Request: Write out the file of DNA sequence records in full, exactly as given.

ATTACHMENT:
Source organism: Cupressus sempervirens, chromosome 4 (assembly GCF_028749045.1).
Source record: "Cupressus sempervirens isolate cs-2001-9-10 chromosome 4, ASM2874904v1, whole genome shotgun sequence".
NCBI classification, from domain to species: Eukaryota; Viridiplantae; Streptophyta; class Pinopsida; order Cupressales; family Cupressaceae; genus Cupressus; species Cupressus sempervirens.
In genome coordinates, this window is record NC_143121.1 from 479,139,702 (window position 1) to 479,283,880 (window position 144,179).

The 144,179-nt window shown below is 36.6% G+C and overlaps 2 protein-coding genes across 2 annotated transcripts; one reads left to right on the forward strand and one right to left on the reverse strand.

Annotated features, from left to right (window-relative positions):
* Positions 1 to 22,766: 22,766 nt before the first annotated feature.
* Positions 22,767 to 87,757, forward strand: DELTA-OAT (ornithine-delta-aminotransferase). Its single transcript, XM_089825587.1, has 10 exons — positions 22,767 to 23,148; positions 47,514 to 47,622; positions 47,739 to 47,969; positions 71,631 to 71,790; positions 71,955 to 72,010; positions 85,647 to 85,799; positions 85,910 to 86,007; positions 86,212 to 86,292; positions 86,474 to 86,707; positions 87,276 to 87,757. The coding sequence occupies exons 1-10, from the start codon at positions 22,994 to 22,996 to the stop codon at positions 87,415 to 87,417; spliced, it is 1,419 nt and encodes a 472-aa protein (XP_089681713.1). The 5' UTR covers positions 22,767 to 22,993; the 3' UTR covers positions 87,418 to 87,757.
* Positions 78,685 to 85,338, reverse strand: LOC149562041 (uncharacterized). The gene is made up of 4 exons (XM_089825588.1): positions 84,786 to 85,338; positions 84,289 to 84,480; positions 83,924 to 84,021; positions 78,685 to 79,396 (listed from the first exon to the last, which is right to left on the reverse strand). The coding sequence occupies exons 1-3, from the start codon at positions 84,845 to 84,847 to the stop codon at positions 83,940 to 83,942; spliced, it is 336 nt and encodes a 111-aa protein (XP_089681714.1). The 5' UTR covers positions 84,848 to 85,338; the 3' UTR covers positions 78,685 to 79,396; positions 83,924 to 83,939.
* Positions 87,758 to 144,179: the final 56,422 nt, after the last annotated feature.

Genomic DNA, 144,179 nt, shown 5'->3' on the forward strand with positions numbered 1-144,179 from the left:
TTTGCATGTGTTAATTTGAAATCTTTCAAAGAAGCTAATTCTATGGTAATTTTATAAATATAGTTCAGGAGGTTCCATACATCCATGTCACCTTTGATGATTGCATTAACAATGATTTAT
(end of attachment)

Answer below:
Source organism: Cupressus sempervirens, chromosome 4 (assembly GCF_028749045.1).
Source record: "Cupressus sempervirens isolate cs-2001-9-10 chromosome 4, ASM2874904v1, whole genome shotgun sequence".
NCBI classification, from domain to species: Eukaryota; Viridiplantae; Streptophyta; class Pinopsida; order Cupressales; family Cupressaceae; genus Cupressus; species Cupressus sempervirens.
In genome coordinates, this window is record NC_143121.1 from 479,139,702 (window position 1) to 479,283,880 (window position 144,179).

The 144,179-nt window shown below is 36.6% G+C and overlaps 2 protein-coding genes across 2 annotated transcripts; one reads left to right on the forward strand and one right to left on the reverse strand.

Annotated features, from left to right (window-relative positions):
* Positions 1 to 22,766: 22,766 nt before the first annotated feature.
* Positions 22,767 to 87,757, forward strand: DELTA-OAT (ornithine-delta-aminotransferase). Its single transcript, XM_089825587.1, has 10 exons — positions 22,767 to 23,148; positions 47,514 to 47,622; positions 47,739 to 47,969; positions 71,631 to 71,790; positions 71,955 to 72,010; positions 85,647 to 85,799; positions 85,910 to 86,007; positions 86,212 to 86,292; positions 86,474 to 86,707; positions 87,276 to 87,757. The coding sequence occupies exons 1-10, from the start codon at positions 22,994 to 22,996 to the stop codon at positions 87,415 to 87,417; spliced, it is 1,419 nt and encodes a 472-aa protein (XP_089681713.1). The 5' UTR covers positions 22,767 to 22,993; the 3' UTR covers positions 87,418 to 87,757.
* Positions 78,685 to 85,338, reverse strand: LOC149562041 (uncharacterized). The gene is made up of 4 exons (XM_089825588.1): positions 84,786 to 85,338; positions 84,289 to 84,480; positions 83,924 to 84,021; positions 78,685 to 79,396 (listed from the first exon to the last, which is right to left on the reverse strand). The coding sequence occupies exons 1-3, from the start codon at positions 84,845 to 84,847 to the stop codon at positions 83,940 to 83,942; spliced, it is 336 nt and encodes a 111-aa protein (XP_089681714.1). The 5' UTR covers positions 84,848 to 85,338; the 3' UTR covers positions 78,685 to 79,396; positions 83,924 to 83,939.
* Positions 87,758 to 144,179: the final 56,422 nt, after the last annotated feature.

Genomic DNA, 144,179 nt, shown 5'->3' on the forward strand with positions numbered 1-144,179 from the left:
TTTGCATGTGTTAATTTGAAATCTTTCAAAGAAGCTAATTCTATGGTAATTTTATAAATATAGTTCAGGAGGTTCCATACATCCATGTCACCTTTGATGATTGCATTAACAATGATTTAT